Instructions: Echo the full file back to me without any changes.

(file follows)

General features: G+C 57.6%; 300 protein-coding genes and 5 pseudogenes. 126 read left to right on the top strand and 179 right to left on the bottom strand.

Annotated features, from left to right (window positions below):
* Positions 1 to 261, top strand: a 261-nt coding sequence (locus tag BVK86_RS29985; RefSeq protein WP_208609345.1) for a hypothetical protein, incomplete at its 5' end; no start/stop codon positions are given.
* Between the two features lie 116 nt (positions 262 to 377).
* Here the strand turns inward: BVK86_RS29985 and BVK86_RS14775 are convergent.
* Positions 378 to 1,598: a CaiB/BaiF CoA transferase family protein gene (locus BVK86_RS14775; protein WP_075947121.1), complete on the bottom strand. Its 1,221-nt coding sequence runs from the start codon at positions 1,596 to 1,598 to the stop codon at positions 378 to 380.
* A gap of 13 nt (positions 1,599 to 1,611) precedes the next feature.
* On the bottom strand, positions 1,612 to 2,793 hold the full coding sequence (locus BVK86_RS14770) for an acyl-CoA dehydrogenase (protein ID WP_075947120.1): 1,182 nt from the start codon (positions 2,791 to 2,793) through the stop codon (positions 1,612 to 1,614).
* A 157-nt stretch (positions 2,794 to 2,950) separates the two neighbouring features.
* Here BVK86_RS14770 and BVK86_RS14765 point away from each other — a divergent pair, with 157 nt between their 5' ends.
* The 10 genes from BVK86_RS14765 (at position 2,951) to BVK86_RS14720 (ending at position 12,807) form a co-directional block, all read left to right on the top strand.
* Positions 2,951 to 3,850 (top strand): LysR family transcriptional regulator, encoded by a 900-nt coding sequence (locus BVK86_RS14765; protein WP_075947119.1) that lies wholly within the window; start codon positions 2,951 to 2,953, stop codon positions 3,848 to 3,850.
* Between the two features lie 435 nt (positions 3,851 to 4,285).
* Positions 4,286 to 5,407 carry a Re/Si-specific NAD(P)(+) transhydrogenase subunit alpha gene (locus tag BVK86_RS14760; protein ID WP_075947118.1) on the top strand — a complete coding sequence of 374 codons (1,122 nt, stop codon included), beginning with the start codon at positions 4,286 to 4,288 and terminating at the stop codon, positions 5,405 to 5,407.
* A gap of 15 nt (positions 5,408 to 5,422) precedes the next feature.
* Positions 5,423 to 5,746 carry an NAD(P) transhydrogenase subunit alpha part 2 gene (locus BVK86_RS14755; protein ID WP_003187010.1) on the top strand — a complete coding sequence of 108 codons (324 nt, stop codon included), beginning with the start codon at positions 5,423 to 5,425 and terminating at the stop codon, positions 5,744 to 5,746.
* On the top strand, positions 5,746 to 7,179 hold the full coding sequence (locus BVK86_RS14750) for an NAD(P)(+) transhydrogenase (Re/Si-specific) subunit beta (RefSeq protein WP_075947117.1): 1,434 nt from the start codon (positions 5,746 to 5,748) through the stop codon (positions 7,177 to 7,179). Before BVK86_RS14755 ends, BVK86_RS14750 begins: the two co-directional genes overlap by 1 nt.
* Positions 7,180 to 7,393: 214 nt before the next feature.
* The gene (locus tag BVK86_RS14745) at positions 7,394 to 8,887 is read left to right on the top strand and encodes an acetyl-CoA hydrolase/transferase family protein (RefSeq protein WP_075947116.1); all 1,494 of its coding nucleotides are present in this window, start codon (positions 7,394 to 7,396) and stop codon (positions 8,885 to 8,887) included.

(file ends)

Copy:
General features: G+C 57.6%; 300 protein-coding genes and 5 pseudogenes. 126 read left to right on the top strand and 179 right to left on the bottom strand.

Annotated features, from left to right (window positions below):
* Positions 1 to 261, top strand: a 261-nt coding sequence (locus tag BVK86_RS29985; RefSeq protein WP_208609345.1) for a hypothetical protein, incomplete at its 5' end; no start/stop codon positions are given.
* Between the two features lie 116 nt (positions 262 to 377).
* Here the strand turns inward: BVK86_RS29985 and BVK86_RS14775 are convergent.
* Positions 378 to 1,598: a CaiB/BaiF CoA transferase family protein gene (locus BVK86_RS14775; protein WP_075947121.1), complete on the bottom strand. Its 1,221-nt coding sequence runs from the start codon at positions 1,596 to 1,598 to the stop codon at positions 378 to 380.
* A gap of 13 nt (positions 1,599 to 1,611) precedes the next feature.
* On the bottom strand, positions 1,612 to 2,793 hold the full coding sequence (locus BVK86_RS14770) for an acyl-CoA dehydrogenase (protein ID WP_075947120.1): 1,182 nt from the start codon (positions 2,791 to 2,793) through the stop codon (positions 1,612 to 1,614).
* A 157-nt stretch (positions 2,794 to 2,950) separates the two neighbouring features.
* Here BVK86_RS14770 and BVK86_RS14765 point away from each other — a divergent pair, with 157 nt between their 5' ends.
* The 10 genes from BVK86_RS14765 (at position 2,951) to BVK86_RS14720 (ending at position 12,807) form a co-directional block, all read left to right on the top strand.
* Positions 2,951 to 3,850 (top strand): LysR family transcriptional regulator, encoded by a 900-nt coding sequence (locus BVK86_RS14765; protein WP_075947119.1) that lies wholly within the window; start codon positions 2,951 to 2,953, stop codon positions 3,848 to 3,850.
* Between the two features lie 435 nt (positions 3,851 to 4,285).
* Positions 4,286 to 5,407 carry a Re/Si-specific NAD(P)(+) transhydrogenase subunit alpha gene (locus tag BVK86_RS14760; protein ID WP_075947118.1) on the top strand — a complete coding sequence of 374 codons (1,122 nt, stop codon included), beginning with the start codon at positions 4,286 to 4,288 and terminating at the stop codon, positions 5,405 to 5,407.
* A gap of 15 nt (positions 5,408 to 5,422) precedes the next feature.
* Positions 5,423 to 5,746 carry an NAD(P) transhydrogenase subunit alpha part 2 gene (locus BVK86_RS14755; protein ID WP_003187010.1) on the top strand — a complete coding sequence of 108 codons (324 nt, stop codon included), beginning with the start codon at positions 5,423 to 5,425 and terminating at the stop codon, positions 5,744 to 5,746.
* On the top strand, positions 5,746 to 7,179 hold the full coding sequence (locus BVK86_RS14750) for an NAD(P)(+) transhydrogenase (Re/Si-specific) subunit beta (RefSeq protein WP_075947117.1): 1,434 nt from the start codon (positions 5,746 to 5,748) through the stop codon (positions 7,177 to 7,179). Before BVK86_RS14755 ends, BVK86_RS14750 begins: the two co-directional genes overlap by 1 nt.
* Positions 7,180 to 7,393: 214 nt before the next feature.
* The gene (locus tag BVK86_RS14745) at positions 7,394 to 8,887 is read left to right on the top strand and encodes an acetyl-CoA hydrolase/transferase family protein (RefSeq protein WP_075947116.1); all 1,494 of its coding nucleotides are present in this window, start codon (positions 7,394 to 7,396) and stop codon (positions 8,885 to 8,887) included.